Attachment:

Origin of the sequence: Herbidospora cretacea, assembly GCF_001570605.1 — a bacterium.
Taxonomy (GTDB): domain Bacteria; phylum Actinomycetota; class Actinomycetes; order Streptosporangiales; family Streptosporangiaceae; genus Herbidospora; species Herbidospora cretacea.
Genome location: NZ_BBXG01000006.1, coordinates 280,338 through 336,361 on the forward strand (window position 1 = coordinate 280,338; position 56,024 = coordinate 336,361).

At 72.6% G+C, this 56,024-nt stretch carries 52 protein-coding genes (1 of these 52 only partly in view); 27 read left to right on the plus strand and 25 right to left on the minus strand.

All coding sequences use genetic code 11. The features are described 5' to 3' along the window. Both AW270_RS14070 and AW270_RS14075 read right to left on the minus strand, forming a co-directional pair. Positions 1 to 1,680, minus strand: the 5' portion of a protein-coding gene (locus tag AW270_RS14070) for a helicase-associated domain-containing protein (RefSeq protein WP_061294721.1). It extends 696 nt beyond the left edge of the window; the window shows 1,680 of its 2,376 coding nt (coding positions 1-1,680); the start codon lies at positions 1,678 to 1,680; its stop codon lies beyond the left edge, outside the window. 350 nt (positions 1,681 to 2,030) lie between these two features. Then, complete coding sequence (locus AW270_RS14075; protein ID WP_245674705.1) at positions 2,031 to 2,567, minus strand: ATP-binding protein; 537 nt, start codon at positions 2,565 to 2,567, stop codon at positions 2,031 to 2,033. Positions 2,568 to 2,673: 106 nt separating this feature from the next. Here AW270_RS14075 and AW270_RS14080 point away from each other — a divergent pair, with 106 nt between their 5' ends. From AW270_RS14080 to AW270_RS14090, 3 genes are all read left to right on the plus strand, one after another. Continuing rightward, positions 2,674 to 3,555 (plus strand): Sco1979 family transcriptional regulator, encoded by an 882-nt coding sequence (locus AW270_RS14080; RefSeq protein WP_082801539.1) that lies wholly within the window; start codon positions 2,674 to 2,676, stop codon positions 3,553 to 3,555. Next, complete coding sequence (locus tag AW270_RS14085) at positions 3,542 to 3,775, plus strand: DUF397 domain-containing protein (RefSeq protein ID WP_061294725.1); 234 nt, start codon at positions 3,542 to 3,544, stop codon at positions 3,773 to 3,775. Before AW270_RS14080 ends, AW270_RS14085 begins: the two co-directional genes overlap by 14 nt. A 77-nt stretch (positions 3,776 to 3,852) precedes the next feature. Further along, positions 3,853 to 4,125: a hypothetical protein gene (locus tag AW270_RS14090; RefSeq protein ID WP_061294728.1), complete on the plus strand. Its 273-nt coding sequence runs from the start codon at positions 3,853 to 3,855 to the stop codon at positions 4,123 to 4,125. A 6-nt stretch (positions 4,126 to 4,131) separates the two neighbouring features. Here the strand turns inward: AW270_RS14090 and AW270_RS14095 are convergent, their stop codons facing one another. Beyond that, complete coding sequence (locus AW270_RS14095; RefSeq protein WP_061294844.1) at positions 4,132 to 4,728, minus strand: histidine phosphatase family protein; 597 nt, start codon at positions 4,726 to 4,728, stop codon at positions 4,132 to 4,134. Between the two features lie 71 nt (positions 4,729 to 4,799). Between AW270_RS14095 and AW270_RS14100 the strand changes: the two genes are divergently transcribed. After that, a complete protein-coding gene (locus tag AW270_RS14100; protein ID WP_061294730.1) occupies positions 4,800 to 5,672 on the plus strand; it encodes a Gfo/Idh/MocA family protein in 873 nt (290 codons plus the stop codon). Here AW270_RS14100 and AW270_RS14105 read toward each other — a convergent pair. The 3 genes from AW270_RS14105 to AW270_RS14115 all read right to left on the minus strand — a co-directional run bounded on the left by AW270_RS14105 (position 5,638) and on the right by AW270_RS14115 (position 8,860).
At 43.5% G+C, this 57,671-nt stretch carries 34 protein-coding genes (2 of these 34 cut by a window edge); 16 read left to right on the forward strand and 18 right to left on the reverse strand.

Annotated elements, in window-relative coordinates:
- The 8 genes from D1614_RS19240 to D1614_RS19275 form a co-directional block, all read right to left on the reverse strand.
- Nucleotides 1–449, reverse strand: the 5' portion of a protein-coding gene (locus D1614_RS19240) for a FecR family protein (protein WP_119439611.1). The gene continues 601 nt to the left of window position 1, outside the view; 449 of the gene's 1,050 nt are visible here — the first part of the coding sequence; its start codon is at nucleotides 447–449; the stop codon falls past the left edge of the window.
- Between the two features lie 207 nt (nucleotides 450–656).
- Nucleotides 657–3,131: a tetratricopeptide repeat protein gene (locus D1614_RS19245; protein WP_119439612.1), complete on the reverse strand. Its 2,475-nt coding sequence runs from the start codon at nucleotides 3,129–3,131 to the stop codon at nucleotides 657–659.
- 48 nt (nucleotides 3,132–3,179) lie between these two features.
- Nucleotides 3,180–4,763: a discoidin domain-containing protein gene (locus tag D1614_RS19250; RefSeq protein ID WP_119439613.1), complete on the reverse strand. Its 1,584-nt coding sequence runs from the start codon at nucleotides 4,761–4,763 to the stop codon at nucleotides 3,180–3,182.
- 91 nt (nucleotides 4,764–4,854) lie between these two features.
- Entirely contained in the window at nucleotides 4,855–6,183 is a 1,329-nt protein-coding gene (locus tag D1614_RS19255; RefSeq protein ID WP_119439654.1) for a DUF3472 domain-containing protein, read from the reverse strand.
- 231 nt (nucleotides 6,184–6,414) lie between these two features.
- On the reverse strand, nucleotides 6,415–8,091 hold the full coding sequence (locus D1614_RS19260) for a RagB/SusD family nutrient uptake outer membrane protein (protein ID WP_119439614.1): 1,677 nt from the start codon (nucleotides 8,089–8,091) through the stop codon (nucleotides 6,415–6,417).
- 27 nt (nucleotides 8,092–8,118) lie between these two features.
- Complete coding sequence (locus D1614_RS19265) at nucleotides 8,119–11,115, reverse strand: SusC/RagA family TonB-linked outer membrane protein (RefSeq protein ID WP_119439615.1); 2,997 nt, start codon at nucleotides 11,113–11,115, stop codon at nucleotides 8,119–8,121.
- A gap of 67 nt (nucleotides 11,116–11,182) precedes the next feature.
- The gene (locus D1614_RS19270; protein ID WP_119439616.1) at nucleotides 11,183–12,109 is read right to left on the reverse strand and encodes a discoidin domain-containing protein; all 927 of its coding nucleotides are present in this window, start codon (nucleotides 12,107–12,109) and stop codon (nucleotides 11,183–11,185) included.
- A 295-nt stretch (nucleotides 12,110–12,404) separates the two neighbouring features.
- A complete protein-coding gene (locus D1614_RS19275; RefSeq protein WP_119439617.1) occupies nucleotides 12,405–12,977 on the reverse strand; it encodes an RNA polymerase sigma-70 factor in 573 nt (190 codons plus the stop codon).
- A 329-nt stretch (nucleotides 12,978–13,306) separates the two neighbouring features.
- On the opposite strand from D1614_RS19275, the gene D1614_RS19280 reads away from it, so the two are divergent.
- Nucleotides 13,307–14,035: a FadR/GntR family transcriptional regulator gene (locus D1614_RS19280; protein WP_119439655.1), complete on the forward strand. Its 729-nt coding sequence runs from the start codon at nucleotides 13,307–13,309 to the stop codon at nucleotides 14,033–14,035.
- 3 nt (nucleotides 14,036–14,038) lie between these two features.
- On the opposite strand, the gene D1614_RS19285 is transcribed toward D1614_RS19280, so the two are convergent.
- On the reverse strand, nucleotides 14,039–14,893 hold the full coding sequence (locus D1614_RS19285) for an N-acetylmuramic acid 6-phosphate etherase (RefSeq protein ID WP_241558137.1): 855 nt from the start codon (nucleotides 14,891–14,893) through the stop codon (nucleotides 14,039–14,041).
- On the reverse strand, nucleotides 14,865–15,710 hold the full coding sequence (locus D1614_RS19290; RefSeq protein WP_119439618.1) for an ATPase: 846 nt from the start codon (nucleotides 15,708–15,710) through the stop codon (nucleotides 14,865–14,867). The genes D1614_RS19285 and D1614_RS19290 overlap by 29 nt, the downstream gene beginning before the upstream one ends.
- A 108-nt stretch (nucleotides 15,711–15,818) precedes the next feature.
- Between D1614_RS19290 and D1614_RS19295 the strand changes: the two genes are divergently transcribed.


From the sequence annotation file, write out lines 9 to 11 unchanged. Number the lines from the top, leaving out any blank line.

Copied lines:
- Nucleotides 1–449, reverse strand: the 5' portion of a protein-coding gene (locus D1614_RS19240) for a FecR family protein (protein WP_119439611.1). The gene continues 601 nt to the left of window position 1, outside the view; 449 of the gene's 1,050 nt are visible here — the first part of the coding sequence; its start codon is at nucleotides 447–449; the stop codon falls past the left edge of the window.
- Between the two features lie 207 nt (nucleotides 450–656).
- Nucleotides 657–3,131: a tetratricopeptide repeat protein gene (locus D1614_RS19245; protein WP_119439612.1), complete on the reverse strand. Its 2,475-nt coding sequence runs from the start codon at nucleotides 3,129–3,131 to the stop codon at nucleotides 657–659.